Bishop Eddie Long at New Birth Missionary Baptist Church on Oct. 9, 2016
YouTube screenshot

I’m concerned about Bishop Eddie Long.

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In August of 2016, Long, senior pastor of New Birth Missionary Baptist Church, went viral after video showed that he'd lost an alarming amount of weight.

“People are asking, ‘Bishop, what happened to all of you?’” he said on a video posted to Facebook that has since been taken down. “Well, all of me has melted away.”

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He told his congregation that he wanted to live until 100 (!) and said that he would not get there “stopping by Popeyes. That was my weakness. The biscuits with honey and chicken wings, spicy. … I'm on the medicine that God gave you to feed your immune system to build you up. You know what? If you really want to move through this world and have influence, you gotta be spiritual and you have to walk by his commandments and you have to be healthy."

He said that he’d committed himself to a diet of “raw vegetables” and insisted that he was not ill or on any medications.

I didn’t buy it. He looked sickly, emaciated. There had to be more to the story.

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In September, Bishop Long released a statement reading in part:

I am recovering from a health challenge that I trust God to deliver me from. It is unrelated to the eating-for-life diet, consisting of mostly raw vegetables, that I am continuing as part of a holistic approach to good health.

And in October, as he celebrated his pastoral anniversary, he declared:

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I've been on a journey and just recalibrating myself, and like I said, I had some health issues and God has healed me. The manifestation is coming through, and we stand in that. When I woke up this morning, God expressed to me that there are some of you who suffer in this congregation of chronic pain. You have to be controlled by painkillers. If I'm speaking to you, jump in the aisle. There's a healing balm in here.

He then had a healing service.

In February 2006, during the funeral for Coretta Scott King, Bishop Eddie Long is shown seated next to the Rev. Bernice King at the New Birth Missionary Baptist Church in Lithonia, Ga.
JASON REED/AFP/Getty Images

All of this troubles my soul.

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I don’t know what ails Bishop Long. I’m interested in neither speculation nor gossip about his condition. On social media, I have seen people weigh in trying to guess his “health challenge.” Some have gone so far as to say that they do not think he will live long. I find that all distasteful and untoward.

Indeed, the bishop has a checkered past that would raise suspicions about his secrecy now, but having grown up in the church and been in ministry for years, I understand why he might feel the need to withhold information from his congregation‚ because, let’s just be honest, black church folks are nosy—especially when it comes to the "passah."

If the pastor buys a new car, they notice; if he buys a new suit, they may say he is too flashy; if he wears an old suit, they may call him raggedy; if she gains weight, they may call her too big; if she loses weight, they may say she think she’s all that. Put simply: There is no winning if you are charged with leading a black congregation.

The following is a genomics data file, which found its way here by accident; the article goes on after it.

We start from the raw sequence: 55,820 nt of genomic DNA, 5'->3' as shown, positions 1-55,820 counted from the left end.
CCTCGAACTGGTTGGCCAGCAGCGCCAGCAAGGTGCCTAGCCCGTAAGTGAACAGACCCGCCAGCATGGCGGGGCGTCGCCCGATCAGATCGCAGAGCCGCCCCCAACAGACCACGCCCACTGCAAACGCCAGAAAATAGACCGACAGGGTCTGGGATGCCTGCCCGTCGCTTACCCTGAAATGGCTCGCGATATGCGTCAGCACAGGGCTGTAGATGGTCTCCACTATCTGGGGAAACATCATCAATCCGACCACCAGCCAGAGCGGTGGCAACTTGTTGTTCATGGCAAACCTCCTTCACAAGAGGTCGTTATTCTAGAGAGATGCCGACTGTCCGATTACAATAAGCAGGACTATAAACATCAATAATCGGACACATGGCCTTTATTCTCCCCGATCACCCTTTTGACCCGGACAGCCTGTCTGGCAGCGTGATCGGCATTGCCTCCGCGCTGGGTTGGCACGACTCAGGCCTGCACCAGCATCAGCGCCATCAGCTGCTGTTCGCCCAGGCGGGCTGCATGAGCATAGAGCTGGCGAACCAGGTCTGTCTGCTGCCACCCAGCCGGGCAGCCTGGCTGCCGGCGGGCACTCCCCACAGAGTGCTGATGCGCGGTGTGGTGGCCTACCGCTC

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Sometimes it’s genuine concern that leads church folks to speculate about how things are in the pastor’s life; other times, it’s merely for the sake of gossip. That’s why I understand Long’s secrecy, his need for privacy as he deals with the health challenges he faces. Yet there is also an unrealized opportunity for spiritual edification.

Too often, black Christians subscribe to what I call "magical thinking." Instead of addressing the real, existential causes of what ails them, they seek spiritual solutions. Broke? Don’t budget; pray about it. Overweight? Don’t make better health choices … pray about it.

This kind of thinking is a distortion of the thought of Paul in which he says in Ephesians 6:12, “We struggle not against flesh and blood, but … against the spiritual forces of evil in the heavenly realms.”

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What's so dangerous about this line of thinking is that unethical preachers often exploit it for financial gain. You’ll find them on BET late at night peddling holy water for a small fee—and you’d be surprised by how many people fall victim to that kind of exploitation.

That’s why, despite the nosiness of black church folks, I would love to see Bishop Long come out and discuss what ails him with honesty and humility. His “God delivered me” talk is fine, but discussing what he had to do to help that process might encourage someone who is dealing with a similar health challenge … because I’m sure he prayed, but I’m also confident that it took more than prayer if, indeed, he is healed.

I wish the best for Bishop Long. I hope he is healed, and I hope that he continues with his healthy lifestyle. I also hope that he will consider opening up about the health challenges he faces—if for no other reason than to encourage someone else who may need more than just prayer.

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Lawrence Ware is a progressive writer in a conservative state. A frequent contributor to Counterpunch and Dissent magazine, he is also a contributing editor of NewBlackMan (in Exile) and the Democratic Left. He has been featured in the New York Times and discussed race and politics on HuffPost Live, NPR and Public Radio International. Ware’s book on the life and thought of C.L.R. James will be published by Verso Books in the fall of 2017. Follow him on Twitter.